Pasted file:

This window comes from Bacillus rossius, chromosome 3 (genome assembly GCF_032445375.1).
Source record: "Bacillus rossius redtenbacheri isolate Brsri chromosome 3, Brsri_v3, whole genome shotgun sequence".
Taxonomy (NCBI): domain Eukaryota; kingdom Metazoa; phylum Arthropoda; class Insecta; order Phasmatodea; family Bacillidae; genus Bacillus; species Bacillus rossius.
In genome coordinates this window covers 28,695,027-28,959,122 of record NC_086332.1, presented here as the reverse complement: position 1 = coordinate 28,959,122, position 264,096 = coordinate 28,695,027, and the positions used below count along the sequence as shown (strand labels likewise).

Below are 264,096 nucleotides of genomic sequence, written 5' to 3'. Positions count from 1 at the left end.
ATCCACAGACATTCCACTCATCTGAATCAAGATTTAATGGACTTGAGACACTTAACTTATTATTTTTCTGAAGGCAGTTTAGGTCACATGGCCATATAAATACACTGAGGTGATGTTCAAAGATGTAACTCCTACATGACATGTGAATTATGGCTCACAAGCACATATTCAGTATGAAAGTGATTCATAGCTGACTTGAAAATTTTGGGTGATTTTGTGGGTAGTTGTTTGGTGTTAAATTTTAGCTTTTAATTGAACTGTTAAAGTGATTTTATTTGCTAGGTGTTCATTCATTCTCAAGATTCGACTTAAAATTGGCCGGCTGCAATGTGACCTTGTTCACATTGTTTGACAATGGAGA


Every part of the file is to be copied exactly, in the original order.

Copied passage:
This window comes from Bacillus rossius, chromosome 3 (genome assembly GCF_032445375.1).
Source record: "Bacillus rossius redtenbacheri isolate Brsri chromosome 3, Brsri_v3, whole genome shotgun sequence".
Taxonomy (NCBI): domain Eukaryota; kingdom Metazoa; phylum Arthropoda; class Insecta; order Phasmatodea; family Bacillidae; genus Bacillus; species Bacillus rossius.
In genome coordinates this window covers 28,695,027-28,959,122 of record NC_086332.1, presented here as the reverse complement: position 1 = coordinate 28,959,122, position 264,096 = coordinate 28,695,027, and the positions used below count along the sequence as shown (strand labels likewise).

Below are 264,096 nucleotides of genomic sequence, written 5' to 3'. Positions count from 1 at the left end.
ATCCACAGACATTCCACTCATCTGAATCAAGATTTAATGGACTTGAGACACTTAACTTATTATTTTTCTGAAGGCAGTTTAGGTCACATGGCCATATAAATACACTGAGGTGATGTTCAAAGATGTAACTCCTACATGACATGTGAATTATGGCTCACAAGCACATATTCAGTATGAAAGTGATTCATAGCTGACTTGAAAATTTTGGGTGATTTTGTGGGTAGTTGTTTGGTGTTAAATTTTAGCTTTTAATTGAACTGTTAAAGTGATTTTATTTGCTAGGTGTTCATTCATTCTCAAGATTCGACTTAAAATTGGCCGGCTGCAATGTGACCTTGTTCACATTGTTTGACAATGGAGA